You are stood in a dimly lit reception area. The walls are black and covered in chalk glyphs. There is a set of double doors ahead of you. To your left is a market stall, bedecked with hundreds of hand-painted wooden necklaces. Each necklace features a symbol consisting of two circles, one on top of the other. The upper circle features a skull-like robotic face, the lower a pair of staring eyes. On top of the stall sits a small, brightly-coloured robot, surrounded by a cluster of electric candles. You step forward to look more closely at the robot.

“Welcome to Happy Redoubt, friend!” The robot turns to look directly at you. Lights flicker across its face as it speaks. “Please rest a while here in the marketplace. You can do jobs and earn currency. You can spend the currency on things you like. You can rest and do jobs. Please enter the market place. Be productive. Earn currency. We are watching. Welcome friend.” The robot gestures towards the doors ahead of you, its arms and head twitching constantly as it does so.

You hesitate.

“Have been here before? You seem familiar. Each visit is different. The options are endless. Welcome.”

Players

Emma

Catnip

Restless traveller seeking adventure, knowledge, and happiness.

Gus Fudge

Gus Fudge

Gus Fudge is a failed rock star who now fails to make a living through various creative means. He once worked as a cabbage harvester and has spent the last ten years working on a script for a comedy series called, 'Commuter Friends' - a dark and hilarious look at the lives of a bunch of Margate to London train commuters.

Cryogenic Cyborgs

Cryogenic Cyborgs

We are human cyborgs with afros and beards, we wear leather jackets and Bermuda shorts, our socks are always pink. Our purpose is to investigate the unforeseen effects of global events, for example the parallel international decline of tuppée sales and the political rise of Donald Trump.

Emma

Lumbble Liff

3"11' high. Loves to tinker and fix. Was a watchmaker in a grand city. Once tried to fix a nobleís large clock and found it too complex and too unfamiliar a design to repair properly. Widely scorned for 'letting the gnome folk name down'. Still scraping a living.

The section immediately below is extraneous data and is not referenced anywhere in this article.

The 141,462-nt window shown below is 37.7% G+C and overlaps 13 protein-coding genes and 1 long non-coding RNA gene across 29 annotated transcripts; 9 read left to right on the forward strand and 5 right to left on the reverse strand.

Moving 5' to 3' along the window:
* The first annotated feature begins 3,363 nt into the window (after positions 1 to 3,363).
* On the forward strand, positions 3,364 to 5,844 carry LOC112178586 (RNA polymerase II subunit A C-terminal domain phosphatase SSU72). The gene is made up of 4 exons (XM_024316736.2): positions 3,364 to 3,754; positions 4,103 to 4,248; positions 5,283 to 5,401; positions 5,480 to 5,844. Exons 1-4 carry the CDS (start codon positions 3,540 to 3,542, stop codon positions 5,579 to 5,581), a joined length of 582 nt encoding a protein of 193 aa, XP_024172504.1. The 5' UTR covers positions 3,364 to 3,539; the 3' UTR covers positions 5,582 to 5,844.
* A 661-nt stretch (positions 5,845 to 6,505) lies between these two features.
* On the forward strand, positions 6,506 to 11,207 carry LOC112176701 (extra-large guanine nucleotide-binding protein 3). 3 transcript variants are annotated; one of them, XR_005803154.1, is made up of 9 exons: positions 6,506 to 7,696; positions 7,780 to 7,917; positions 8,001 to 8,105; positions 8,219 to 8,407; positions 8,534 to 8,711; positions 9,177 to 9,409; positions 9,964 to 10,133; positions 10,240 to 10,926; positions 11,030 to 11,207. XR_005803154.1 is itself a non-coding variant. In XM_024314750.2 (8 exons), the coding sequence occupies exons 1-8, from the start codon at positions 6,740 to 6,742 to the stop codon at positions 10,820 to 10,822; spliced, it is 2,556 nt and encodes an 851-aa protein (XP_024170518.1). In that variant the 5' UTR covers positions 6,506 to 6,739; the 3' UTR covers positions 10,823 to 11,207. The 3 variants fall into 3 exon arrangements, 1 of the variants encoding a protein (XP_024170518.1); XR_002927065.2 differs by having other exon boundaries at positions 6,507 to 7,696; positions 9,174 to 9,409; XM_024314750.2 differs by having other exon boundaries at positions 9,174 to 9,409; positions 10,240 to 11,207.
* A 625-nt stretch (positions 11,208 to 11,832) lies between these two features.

Gus Fudge

Orochi Pilgrim

Raised by ninjas in Kilburn, the Orochi Pilgrim searches for his Samurai father in the foothills of the Outer Circle of the Virtual Abyss.

Cryogenic Cyborgs

The Inflatable Building

The space in which we all exist, on the ground, in the sky, on the internet. We will give you a place to live as long as you know how to inflate us and have a place to put us ñ bring pegs, you wouldnít want us to float away.

Rick Anywhere

Rick Anywhere

Born in the mid 80s, Rick is a clone from a nomadic tribe of red-cloaked women. Determined to prove his own worth, he has put his tent on air-bnb and embarked on a quest with only his yellow backpack and small fish for company. He has a speed of 6 (when walking) and crafting skills of 9

Wasteland Neighbours

Wasteland Neighbours

£1 family from Stoke-on-Trent - we like gardening, growing salads and visiting the green spaces in cities. There are three of us, two with strong fringes and one with a beard. We live next door to a large brownfield and an oil refinery. We are keen bird watchers.

Torridon Croft

Torridon Croft

Torridon Croft was born into a life of privilege and quickly developed an insatiable appetite for destruction. It is said that great power demands great responsibility ñ not for young Torridon. Last rumoured to be peddling the Dagger of Xian around Kensington's least reputable antiques dealers. The world turns on Torridon's wretched axis.

Info

Follow nine players as they navigate their way through Happy Redoubt, a post disaster marketplace run by the remnants of the former technological age. They will be entering their moves in real time and will receive bespoke responses from Juneau Projects. Their game will form a unique story as they navigate the marketplace, using arts and crafts skills to survive in a new economy of making and creativity.

Three players will begin, followed by subsequent rounds of three players at a time, each making their own journey. The game will run from 19th May to 22nd July.

×